Special Needs

The Alarming Mistreatment and Denial by the Government in relation to Children with Special Needs:

BEARThe plight of children with special needs is not an easy one. Recent figures confirm that over 15,000 children nationwide are waiting on a basic initial assessment. Assessment is key as it helps identify special needs which can then be addressed through proper care and support in the crucial early years of childhood. Acting on the concerns of parents in Greystones, Kilcoole, Charlesland and Delgany, James Doyle, a Greystones local election candidate, was shocked to learn that 781 children in the Wicklow area have yet to be assessed.

Commenting on these alarming figures Doyle was adamant that “when it comes to children with special needs early intervention is critical. The number of children awaiting assessment is unacceptable”. Referring to the fact that many parents have had to wait up to 18 months for an assessment, the Fianna Fail candidate cautioned that “if we allow a situation to develop where children have to wait months, and in cases, more than a year, for an assessment, the chances of them developing to the best of their potential will be severely compromised”.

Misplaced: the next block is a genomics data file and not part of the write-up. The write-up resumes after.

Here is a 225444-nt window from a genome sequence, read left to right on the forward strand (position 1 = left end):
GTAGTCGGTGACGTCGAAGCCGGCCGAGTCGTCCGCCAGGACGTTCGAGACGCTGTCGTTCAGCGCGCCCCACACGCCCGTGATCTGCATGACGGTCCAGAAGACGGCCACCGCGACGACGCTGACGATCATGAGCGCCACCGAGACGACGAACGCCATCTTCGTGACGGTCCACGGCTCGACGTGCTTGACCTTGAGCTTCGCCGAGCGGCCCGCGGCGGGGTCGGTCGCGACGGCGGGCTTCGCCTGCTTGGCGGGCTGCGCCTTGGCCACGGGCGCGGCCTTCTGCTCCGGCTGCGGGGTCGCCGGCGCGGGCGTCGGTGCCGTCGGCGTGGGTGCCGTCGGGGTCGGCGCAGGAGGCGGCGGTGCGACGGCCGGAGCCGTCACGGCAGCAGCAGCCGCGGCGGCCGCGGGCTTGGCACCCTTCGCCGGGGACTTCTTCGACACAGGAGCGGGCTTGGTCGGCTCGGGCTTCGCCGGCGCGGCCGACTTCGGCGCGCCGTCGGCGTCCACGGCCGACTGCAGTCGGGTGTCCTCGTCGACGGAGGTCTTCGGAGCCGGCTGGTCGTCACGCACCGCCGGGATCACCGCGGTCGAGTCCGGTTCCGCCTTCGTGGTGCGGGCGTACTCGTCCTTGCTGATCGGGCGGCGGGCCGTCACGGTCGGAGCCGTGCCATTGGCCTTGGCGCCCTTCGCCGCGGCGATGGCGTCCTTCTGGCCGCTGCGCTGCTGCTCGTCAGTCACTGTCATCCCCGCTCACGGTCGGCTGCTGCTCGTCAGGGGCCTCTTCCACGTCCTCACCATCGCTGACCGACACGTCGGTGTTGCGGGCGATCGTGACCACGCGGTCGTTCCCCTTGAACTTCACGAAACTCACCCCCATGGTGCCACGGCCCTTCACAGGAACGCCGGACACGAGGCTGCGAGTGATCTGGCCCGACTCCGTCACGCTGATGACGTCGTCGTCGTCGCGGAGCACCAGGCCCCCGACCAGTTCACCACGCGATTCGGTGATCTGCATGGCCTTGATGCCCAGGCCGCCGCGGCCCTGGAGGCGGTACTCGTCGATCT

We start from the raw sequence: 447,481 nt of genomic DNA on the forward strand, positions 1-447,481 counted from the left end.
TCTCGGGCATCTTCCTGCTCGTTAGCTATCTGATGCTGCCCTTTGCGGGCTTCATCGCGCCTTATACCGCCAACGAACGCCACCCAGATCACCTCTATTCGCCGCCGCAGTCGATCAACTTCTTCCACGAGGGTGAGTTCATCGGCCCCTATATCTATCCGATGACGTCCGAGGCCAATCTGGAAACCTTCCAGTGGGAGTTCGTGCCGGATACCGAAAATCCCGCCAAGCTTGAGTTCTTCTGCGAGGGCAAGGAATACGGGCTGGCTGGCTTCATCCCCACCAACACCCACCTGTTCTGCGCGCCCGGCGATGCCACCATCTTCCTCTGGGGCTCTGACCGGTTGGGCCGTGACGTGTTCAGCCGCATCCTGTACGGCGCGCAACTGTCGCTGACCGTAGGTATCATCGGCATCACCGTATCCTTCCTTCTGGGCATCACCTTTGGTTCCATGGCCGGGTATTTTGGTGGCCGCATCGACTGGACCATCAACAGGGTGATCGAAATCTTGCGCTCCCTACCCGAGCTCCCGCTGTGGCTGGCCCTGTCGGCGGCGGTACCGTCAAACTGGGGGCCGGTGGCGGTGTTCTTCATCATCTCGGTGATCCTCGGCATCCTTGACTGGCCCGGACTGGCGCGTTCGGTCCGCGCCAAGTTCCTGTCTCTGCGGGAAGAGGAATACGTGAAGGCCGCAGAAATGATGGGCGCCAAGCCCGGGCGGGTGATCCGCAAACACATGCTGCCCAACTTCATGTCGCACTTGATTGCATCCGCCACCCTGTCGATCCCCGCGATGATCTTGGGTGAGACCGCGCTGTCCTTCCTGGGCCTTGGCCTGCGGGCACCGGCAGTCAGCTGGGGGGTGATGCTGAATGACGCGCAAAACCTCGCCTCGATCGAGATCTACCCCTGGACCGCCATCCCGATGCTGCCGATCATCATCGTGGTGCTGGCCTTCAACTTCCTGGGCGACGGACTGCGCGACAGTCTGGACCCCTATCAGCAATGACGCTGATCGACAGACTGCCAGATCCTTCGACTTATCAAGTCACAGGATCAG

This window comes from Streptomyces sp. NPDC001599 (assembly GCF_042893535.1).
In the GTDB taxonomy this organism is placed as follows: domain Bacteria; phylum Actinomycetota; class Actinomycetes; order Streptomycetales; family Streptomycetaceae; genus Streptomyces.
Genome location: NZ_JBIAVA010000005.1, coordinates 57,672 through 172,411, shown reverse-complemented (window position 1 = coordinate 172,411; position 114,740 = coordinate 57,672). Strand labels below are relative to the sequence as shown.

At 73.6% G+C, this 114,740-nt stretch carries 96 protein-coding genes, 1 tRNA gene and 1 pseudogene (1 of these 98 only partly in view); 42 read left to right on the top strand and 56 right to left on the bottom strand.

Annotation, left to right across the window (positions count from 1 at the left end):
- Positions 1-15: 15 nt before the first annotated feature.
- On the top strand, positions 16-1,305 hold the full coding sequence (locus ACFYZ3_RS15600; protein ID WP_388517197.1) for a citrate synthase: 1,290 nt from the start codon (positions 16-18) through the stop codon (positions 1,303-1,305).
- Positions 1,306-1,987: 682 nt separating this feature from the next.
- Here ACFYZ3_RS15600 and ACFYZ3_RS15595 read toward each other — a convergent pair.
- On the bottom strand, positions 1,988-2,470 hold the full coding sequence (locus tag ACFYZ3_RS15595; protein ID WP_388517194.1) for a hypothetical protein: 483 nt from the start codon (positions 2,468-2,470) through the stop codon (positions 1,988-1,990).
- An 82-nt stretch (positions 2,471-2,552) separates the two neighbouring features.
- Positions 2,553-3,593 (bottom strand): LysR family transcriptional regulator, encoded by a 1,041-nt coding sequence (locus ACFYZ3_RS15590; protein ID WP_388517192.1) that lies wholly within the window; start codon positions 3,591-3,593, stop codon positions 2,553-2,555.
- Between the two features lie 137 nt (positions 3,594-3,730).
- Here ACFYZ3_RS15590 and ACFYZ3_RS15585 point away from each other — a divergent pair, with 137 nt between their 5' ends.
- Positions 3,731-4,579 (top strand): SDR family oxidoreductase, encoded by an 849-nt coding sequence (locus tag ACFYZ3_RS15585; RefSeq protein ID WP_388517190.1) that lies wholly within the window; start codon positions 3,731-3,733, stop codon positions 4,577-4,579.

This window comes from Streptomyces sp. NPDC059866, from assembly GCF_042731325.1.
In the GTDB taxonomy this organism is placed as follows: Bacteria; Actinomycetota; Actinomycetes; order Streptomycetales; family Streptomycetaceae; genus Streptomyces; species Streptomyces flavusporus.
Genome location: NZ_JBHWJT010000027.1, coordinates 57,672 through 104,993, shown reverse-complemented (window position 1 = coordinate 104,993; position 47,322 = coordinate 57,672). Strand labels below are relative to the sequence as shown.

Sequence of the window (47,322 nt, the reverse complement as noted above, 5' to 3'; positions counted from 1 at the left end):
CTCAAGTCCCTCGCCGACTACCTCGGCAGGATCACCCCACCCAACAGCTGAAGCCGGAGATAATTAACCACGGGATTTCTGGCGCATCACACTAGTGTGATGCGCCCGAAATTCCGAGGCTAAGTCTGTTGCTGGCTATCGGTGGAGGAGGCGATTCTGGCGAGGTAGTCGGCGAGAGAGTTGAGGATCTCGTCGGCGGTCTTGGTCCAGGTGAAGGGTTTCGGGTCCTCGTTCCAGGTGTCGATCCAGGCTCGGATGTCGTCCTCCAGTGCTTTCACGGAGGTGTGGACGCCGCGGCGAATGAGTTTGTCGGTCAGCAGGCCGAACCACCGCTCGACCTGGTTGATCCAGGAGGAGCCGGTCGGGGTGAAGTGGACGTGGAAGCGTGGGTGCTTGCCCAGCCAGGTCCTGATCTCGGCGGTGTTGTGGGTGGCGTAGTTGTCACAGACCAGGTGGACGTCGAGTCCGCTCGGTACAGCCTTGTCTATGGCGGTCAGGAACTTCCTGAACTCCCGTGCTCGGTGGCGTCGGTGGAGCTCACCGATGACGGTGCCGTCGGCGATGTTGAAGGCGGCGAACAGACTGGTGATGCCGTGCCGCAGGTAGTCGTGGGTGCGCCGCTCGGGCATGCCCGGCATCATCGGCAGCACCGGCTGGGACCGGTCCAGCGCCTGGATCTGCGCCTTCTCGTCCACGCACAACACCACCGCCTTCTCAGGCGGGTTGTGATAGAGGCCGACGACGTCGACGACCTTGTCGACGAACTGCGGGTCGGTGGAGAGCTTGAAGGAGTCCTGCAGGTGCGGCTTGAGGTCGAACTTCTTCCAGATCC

Doyle, who has special needs within his family, argues that “from my personal experience and from what I am hearing on the door step, families and communities can only do so much. It is essential that the Government and HSE step up to their responsibilities and stop the slide”.
As someone with hopes of starting a family himself wicklowtimesDoyle summed up the Government’s record on special needs as “completely disgraceful”. The Greystones candidate drew a parallel with school places in Wicklow saying that “parents in and near                                                                        the town are continuously let down when it comes to                                                                    children’s basic needs”.

Reflecting on recently announced cuts in resources for early intervention teams in the Dublin area the qualified solicitor fears this “will only exacerbate the problem”. He concluded: “I am calling on the Government to ring-fence funding for children with special needs, engage with schools and creches in identifying issues earlier and reform the manner and timelines of how special needs supports are delivered to the people of Wicklow.

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